Monday, January 31, 2011

Agile within a non-agile ecosystem

Agile, like Texas Hold 'Em poker, is pretty simple. The agile manifesto is straightforward. Some agile practices are more difficult than others. Stand-ups are probably the simplest agile technique (though it confounds me how difficult it is sometimes to get people to make them short and sweet, relevant, and focused). Test-driven development is one of the harder concepts to grasp. Estimation with abstract units is sometimes hard to grasp. These are all localized challenges that can be addressed fairly easily with team members that have the attitude and aptitude to change.

These team-based challenges are dwarfed in complexity, in my experience, by the immense challenges of adapting an agile team's relationship to the non-agile ecosystem in which these teams/organizations typically exist. These ecosystems often foist irrational demands on software projects in general (not just those of agile teams). An example: the budgeting process requires you to commit to your scope, schedule and resources up front. You're then damned when you ask for more time, money or request to reduce scope. This isn't just a bad practice for agile teams; it's bad practice for most software development projects.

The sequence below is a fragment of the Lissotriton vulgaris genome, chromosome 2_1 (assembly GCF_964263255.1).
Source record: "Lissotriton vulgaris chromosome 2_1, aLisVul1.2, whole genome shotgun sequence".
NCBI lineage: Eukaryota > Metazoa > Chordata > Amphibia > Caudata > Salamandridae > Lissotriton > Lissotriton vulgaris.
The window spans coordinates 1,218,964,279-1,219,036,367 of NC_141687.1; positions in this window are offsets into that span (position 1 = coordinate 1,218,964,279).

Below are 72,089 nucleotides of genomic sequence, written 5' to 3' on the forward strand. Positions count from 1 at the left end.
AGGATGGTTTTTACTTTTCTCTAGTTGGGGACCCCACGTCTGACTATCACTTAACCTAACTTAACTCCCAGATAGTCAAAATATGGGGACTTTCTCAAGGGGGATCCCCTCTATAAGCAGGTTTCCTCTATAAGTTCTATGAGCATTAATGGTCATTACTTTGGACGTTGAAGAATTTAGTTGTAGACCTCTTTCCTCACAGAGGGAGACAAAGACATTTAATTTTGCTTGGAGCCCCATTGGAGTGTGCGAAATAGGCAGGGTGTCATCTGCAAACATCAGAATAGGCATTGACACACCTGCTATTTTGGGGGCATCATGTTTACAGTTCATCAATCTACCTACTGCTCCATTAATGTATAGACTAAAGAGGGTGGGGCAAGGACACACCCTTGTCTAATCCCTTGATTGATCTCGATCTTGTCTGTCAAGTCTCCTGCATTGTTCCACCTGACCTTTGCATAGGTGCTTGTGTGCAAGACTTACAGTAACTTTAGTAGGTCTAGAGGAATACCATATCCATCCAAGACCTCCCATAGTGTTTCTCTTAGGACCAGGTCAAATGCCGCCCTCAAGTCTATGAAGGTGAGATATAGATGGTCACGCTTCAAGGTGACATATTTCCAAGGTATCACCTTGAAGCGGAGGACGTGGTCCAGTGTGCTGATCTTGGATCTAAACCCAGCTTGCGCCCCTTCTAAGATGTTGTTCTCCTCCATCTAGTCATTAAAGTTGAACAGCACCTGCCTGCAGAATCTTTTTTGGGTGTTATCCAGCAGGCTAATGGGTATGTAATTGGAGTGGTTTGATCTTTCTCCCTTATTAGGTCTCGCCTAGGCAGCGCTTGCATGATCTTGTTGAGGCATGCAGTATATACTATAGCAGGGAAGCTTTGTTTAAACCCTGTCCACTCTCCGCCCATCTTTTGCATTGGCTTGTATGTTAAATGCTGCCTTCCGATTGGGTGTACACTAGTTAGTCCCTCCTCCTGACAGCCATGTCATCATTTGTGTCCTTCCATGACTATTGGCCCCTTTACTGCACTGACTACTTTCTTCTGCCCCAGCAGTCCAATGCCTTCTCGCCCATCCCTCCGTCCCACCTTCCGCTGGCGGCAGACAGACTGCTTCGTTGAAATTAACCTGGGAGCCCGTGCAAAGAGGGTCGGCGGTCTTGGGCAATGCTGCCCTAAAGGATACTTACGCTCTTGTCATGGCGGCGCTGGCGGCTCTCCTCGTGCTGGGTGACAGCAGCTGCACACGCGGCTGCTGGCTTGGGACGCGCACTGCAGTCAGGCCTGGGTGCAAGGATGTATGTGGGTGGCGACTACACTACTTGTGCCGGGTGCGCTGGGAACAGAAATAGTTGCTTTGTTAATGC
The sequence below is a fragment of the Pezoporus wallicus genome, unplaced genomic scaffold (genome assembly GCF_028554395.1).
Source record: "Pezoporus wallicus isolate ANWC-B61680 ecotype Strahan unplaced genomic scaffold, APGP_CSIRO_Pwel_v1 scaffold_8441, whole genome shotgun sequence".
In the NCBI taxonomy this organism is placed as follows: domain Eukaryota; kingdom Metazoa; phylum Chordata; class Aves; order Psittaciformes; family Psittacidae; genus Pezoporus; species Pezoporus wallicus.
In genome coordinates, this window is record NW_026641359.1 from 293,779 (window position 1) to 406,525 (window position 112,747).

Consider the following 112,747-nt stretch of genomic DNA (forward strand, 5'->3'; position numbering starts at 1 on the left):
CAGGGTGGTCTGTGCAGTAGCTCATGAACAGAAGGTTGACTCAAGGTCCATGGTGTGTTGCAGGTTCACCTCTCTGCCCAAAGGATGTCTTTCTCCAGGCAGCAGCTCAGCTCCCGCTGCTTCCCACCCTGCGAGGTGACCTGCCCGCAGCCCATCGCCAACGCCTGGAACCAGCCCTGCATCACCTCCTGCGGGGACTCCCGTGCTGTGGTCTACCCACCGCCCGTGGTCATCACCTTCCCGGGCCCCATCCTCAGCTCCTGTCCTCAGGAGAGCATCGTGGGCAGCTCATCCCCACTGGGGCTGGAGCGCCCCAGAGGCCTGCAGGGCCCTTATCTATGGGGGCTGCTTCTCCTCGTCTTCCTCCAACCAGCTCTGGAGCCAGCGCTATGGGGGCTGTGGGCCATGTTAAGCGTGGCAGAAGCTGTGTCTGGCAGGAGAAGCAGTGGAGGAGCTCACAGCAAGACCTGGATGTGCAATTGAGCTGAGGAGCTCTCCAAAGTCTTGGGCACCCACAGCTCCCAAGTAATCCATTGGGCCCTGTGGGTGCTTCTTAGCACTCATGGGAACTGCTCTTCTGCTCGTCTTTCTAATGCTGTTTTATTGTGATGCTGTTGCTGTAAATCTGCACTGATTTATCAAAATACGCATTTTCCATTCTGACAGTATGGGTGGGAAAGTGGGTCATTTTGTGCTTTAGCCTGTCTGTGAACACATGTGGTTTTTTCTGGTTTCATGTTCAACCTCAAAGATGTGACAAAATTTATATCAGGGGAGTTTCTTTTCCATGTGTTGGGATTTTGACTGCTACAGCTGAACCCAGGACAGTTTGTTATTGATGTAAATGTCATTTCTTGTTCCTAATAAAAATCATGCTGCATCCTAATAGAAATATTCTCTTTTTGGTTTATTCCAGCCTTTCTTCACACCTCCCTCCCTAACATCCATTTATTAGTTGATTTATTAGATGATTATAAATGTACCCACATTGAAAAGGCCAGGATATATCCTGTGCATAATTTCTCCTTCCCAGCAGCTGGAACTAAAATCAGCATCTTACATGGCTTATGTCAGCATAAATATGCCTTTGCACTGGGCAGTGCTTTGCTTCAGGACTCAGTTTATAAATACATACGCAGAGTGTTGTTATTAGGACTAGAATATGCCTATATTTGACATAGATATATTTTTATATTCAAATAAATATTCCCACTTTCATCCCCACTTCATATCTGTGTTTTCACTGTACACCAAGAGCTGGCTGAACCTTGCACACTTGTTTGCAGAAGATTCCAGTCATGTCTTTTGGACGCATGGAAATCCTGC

Cultures that reward individuals based on heroics are another example of ecosystem conflicts with agile philosophy.

Leaders and executives who desire to nurture the agile teams in their organizations would be well-advised to help their agile teams address these "impedance mismatches" between agile and the ecosystem - and to stand up and defend the team's approach against the "that's the way we've always done it" mentality that oftentimes exists within the culture.